Mealybugs and cottony scale are common insects in the Texas Gulf Coast. The two are similar in appearance making specific indentification difficult. They appear in late spring or early summer when the female develops a white, cottony egg sac. The sac can contain over 2000 eggs, which are deposited on leaves and branches of the infested plant.
When hatched, the young insects feed on the sap withdrawn from the leaves, twigs and bark, damaging the plant’s ability to deliver nutrients to itself. The insects cannot completely digest the food, so their excretions are high in undigested sugars. The sticky substance, known as honeydew, coats the leaves below, and provides a medium on which sooty mold will grow.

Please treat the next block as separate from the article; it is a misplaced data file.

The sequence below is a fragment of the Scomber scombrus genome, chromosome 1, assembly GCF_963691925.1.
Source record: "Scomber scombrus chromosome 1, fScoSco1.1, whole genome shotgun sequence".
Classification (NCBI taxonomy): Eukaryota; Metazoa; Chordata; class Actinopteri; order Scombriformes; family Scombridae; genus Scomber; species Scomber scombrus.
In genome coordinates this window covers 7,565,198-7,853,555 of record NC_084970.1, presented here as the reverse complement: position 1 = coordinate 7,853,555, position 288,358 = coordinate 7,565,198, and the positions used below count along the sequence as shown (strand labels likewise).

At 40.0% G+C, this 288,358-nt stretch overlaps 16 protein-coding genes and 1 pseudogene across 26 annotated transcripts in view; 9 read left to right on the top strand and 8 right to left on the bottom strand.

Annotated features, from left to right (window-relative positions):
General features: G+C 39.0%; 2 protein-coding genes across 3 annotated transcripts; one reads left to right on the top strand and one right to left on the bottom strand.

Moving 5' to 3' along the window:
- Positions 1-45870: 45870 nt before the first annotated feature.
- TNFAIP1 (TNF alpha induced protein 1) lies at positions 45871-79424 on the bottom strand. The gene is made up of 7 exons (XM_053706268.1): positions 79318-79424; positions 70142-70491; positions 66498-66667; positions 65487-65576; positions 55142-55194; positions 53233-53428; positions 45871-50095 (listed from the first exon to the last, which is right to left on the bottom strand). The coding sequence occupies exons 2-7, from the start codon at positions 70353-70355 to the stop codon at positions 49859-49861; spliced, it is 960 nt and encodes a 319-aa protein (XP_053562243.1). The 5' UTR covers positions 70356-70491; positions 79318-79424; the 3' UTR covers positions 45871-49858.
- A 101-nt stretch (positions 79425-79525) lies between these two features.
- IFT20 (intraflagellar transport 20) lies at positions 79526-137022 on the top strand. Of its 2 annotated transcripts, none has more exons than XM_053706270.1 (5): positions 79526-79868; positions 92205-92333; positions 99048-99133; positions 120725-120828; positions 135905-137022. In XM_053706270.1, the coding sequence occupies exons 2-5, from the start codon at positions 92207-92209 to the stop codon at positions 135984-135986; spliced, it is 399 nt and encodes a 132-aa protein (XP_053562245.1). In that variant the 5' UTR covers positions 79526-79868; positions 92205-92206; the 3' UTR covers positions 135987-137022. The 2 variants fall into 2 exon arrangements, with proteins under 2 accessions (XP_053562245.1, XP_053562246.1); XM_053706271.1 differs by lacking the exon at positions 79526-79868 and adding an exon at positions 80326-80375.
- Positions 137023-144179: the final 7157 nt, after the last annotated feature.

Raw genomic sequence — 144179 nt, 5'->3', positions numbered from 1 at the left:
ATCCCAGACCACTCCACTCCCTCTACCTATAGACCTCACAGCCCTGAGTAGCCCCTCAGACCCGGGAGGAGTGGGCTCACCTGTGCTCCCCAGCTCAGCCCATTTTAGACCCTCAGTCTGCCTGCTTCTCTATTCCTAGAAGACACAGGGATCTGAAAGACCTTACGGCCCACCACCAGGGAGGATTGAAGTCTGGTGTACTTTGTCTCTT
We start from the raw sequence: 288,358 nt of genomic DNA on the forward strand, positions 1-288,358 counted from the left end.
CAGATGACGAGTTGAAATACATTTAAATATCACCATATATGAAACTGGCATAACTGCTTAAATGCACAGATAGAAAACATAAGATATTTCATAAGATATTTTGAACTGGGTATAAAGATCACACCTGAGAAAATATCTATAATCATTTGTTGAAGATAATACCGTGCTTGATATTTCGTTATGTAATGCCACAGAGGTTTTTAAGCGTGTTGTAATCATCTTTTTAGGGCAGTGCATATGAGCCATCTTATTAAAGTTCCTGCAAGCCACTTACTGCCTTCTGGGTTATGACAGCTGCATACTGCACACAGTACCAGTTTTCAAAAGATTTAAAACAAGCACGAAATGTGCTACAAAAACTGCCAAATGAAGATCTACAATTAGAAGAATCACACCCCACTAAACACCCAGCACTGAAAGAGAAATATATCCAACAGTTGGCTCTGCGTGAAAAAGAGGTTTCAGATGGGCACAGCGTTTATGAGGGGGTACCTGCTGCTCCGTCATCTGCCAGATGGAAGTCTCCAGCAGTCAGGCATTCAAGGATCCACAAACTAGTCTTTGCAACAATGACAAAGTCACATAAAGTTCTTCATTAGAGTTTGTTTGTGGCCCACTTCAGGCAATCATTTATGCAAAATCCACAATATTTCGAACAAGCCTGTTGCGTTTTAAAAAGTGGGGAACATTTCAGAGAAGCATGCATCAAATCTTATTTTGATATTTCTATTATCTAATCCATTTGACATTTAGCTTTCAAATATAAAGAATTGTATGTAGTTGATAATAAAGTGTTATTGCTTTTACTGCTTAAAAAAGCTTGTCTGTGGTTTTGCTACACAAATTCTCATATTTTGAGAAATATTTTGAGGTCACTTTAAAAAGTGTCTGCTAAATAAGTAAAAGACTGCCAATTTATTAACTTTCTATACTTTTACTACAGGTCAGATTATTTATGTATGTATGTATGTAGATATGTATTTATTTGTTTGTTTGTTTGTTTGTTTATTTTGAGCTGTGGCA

A heavily infested plant may exhibit leaf drop and twig dieback.
A midsummer application of a professional grade insecticide should be followed by an application of a dormant oil during the tree’s dormant period in late winter to early spring.